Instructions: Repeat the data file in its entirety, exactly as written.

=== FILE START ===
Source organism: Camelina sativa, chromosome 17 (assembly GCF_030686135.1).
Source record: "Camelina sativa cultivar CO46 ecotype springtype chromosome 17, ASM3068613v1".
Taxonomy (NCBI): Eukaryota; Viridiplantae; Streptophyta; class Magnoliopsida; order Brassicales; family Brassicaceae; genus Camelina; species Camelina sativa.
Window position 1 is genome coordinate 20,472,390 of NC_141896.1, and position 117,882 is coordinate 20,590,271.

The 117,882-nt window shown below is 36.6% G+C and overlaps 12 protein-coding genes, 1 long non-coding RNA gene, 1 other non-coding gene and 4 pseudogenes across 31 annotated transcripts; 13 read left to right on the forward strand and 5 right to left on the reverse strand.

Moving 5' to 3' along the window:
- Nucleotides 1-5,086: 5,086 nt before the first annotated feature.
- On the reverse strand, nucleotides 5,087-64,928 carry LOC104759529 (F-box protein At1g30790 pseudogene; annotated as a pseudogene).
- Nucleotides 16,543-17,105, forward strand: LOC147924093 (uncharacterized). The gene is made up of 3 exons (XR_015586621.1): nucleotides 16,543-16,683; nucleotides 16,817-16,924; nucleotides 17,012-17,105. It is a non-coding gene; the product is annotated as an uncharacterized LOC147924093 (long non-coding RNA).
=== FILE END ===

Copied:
Source organism: Camelina sativa, chromosome 17 (assembly GCF_030686135.1).
Source record: "Camelina sativa cultivar CO46 ecotype springtype chromosome 17, ASM3068613v1".
Taxonomy (NCBI): Eukaryota; Viridiplantae; Streptophyta; class Magnoliopsida; order Brassicales; family Brassicaceae; genus Camelina; species Camelina sativa.
Window position 1 is genome coordinate 20,472,390 of NC_141896.1, and position 117,882 is coordinate 20,590,271.

The 117,882-nt window shown below is 36.6% G+C and overlaps 12 protein-coding genes, 1 long non-coding RNA gene, 1 other non-coding gene and 4 pseudogenes across 31 annotated transcripts; 13 read left to right on the forward strand and 5 right to left on the reverse strand.

Moving 5' to 3' along the window:
- Nucleotides 1-5,086: 5,086 nt before the first annotated feature.
- On the reverse strand, nucleotides 5,087-64,928 carry LOC104759529 (F-box protein At1g30790 pseudogene; annotated as a pseudogene).
- Nucleotides 16,543-17,105, forward strand: LOC147924093 (uncharacterized). The gene is made up of 3 exons (XR_015586621.1): nucleotides 16,543-16,683; nucleotides 16,817-16,924; nucleotides 17,012-17,105. It is a non-coding gene; the product is annotated as an uncharacterized LOC147924093 (long non-coding RNA).